A few weeks ago, while in a conference at a high end Miami Beach hotel, a copy of USA Today was delivered at my doorstep every morning. Since I don’t read the newspaper any more (I get my news from the web or through RSS feeds), I just left it in a corner of my room before going about my daily activities.
On the third day, I noticed the following statement written in a very small font on my room card keys envelope:
“Please call the front desk to refuse delivery of USA Today. If refused, a credit of $0.75 will be applied to your bill”.
If the powers that be who manage this large hotel chain thought guests would appreciate this gesture, they’re probably thinking like accountants, not like customers. I don’t know if I fit the profile of a typical guest, but this is what went through my mind immediately after reading the statement:
“This fancy hotel has taken it upon itself to buy a newspaper I don’t want, and charge me $0.75 without even asking me. On top of that, since I don’t want it, I have to spend time and effort making an opt-out phone call that will probably make me look like a cheapskate. Finally, I will need to spend more time at check-out to see if the $0.75 were in fact credited for every day I didn’t receive the paper.”
Some time ago I explained why I think opt-out policies are a bad idea, and this simple example is no exception.
If I were running the place, I would not offer newspaper delivery by default, and I would re-write the statement as follows:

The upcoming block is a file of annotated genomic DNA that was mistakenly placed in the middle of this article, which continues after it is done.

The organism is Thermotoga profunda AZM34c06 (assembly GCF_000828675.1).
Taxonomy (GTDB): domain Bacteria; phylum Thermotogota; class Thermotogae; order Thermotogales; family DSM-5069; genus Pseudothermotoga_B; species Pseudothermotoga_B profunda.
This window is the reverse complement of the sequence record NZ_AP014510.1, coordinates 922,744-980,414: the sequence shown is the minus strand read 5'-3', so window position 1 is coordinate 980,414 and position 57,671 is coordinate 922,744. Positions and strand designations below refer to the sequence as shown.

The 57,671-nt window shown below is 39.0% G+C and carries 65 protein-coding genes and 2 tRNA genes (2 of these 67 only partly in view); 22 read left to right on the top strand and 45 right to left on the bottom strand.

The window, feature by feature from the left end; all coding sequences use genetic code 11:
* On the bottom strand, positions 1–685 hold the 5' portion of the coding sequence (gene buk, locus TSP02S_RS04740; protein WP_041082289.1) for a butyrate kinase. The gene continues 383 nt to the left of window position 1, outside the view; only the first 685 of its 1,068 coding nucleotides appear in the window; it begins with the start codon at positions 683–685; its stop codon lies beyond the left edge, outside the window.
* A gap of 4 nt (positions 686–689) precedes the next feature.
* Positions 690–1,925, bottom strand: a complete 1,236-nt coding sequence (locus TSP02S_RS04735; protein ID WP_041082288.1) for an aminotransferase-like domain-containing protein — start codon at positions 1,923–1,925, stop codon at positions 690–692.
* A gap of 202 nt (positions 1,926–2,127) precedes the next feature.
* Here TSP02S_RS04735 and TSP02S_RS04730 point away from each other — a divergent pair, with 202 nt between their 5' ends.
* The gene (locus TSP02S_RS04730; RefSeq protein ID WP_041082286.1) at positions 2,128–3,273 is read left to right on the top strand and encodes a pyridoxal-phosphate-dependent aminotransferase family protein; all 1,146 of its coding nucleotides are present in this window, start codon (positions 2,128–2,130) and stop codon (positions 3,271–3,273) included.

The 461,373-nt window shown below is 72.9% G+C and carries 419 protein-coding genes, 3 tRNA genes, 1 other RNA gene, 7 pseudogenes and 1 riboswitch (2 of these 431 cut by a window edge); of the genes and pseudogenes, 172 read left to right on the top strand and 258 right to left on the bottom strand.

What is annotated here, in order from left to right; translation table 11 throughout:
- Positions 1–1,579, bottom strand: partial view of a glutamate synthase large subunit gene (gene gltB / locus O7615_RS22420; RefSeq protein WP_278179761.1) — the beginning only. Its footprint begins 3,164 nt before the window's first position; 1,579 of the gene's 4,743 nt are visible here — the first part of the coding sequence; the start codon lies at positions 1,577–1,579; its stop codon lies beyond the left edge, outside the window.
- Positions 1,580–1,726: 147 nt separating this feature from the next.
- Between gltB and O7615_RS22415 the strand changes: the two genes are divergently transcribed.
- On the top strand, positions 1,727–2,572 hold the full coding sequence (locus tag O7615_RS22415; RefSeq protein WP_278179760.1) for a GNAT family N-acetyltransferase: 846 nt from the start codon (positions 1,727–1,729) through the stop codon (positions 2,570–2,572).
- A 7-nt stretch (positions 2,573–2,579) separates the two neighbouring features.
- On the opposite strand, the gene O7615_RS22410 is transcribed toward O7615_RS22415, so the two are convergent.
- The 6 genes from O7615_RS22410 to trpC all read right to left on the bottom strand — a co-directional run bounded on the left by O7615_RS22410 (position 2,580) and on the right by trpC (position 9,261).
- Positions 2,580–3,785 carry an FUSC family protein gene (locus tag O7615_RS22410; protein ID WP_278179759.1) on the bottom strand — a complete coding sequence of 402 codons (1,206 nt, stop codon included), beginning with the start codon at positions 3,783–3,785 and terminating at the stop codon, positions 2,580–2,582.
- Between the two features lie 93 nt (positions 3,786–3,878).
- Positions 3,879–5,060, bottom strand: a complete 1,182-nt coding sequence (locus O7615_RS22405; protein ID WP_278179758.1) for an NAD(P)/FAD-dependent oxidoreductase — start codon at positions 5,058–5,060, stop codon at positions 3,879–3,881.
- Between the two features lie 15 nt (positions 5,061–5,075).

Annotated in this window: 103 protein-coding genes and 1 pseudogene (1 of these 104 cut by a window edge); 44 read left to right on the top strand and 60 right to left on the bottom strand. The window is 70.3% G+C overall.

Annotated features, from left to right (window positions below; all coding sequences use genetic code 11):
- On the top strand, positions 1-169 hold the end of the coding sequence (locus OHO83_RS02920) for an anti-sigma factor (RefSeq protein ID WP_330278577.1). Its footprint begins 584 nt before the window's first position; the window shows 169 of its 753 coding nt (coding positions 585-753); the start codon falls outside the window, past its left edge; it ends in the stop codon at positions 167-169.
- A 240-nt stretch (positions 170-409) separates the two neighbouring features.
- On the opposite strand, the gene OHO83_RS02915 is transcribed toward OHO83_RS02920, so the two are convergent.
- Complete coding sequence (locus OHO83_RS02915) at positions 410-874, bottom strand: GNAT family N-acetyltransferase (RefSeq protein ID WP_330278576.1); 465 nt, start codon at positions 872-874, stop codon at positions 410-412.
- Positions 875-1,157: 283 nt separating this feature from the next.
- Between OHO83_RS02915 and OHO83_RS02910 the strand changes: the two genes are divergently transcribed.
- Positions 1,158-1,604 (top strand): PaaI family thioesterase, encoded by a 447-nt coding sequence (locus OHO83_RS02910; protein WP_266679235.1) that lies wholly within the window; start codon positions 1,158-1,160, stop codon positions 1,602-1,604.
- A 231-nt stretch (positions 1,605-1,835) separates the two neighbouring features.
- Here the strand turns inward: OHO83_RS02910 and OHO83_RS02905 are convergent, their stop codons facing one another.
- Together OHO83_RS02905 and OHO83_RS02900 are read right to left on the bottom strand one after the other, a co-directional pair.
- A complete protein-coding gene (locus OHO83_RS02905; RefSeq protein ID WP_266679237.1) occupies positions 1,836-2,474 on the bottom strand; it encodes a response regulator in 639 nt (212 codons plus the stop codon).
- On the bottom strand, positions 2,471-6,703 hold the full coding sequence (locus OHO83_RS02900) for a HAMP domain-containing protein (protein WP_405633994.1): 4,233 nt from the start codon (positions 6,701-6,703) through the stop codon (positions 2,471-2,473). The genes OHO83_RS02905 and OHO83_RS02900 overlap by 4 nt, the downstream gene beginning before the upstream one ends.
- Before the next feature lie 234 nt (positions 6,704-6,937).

“If you want a copy of USA Today at your doorstep every morning just call the front desk and we will deliver it at no charge”.
Now, if I really wanted to kick it up a notch, I would change the statement to:
“In our efforts to help the environment, we do not provide automatic newspaper delivery. However, if you want a copy of USA Today at your doorstep every morning just call the front desk and we will deliver it at no charge.”
Fine, but “what about the newspaper cost?” you may ask. Well, the cost of the newspaper vs. the cost of a room in this hotel comes out to less than 0.25%. Furthermore, if only 30% of guests opt to receive the free newspaper (and 30% still strikes me as a high number) the newspaper cost per room would go down to around 0.08%.
In other words, it would cost practically nothing for the hotel to institute a much better policy that would leave everybody happy (with the exception perhaps of USA Today and a few obtuse accountants).
Do you think the hotel’s current policy is a good or bad idea? Do you expect hotel newspapers to be free? Do you still read newspapers?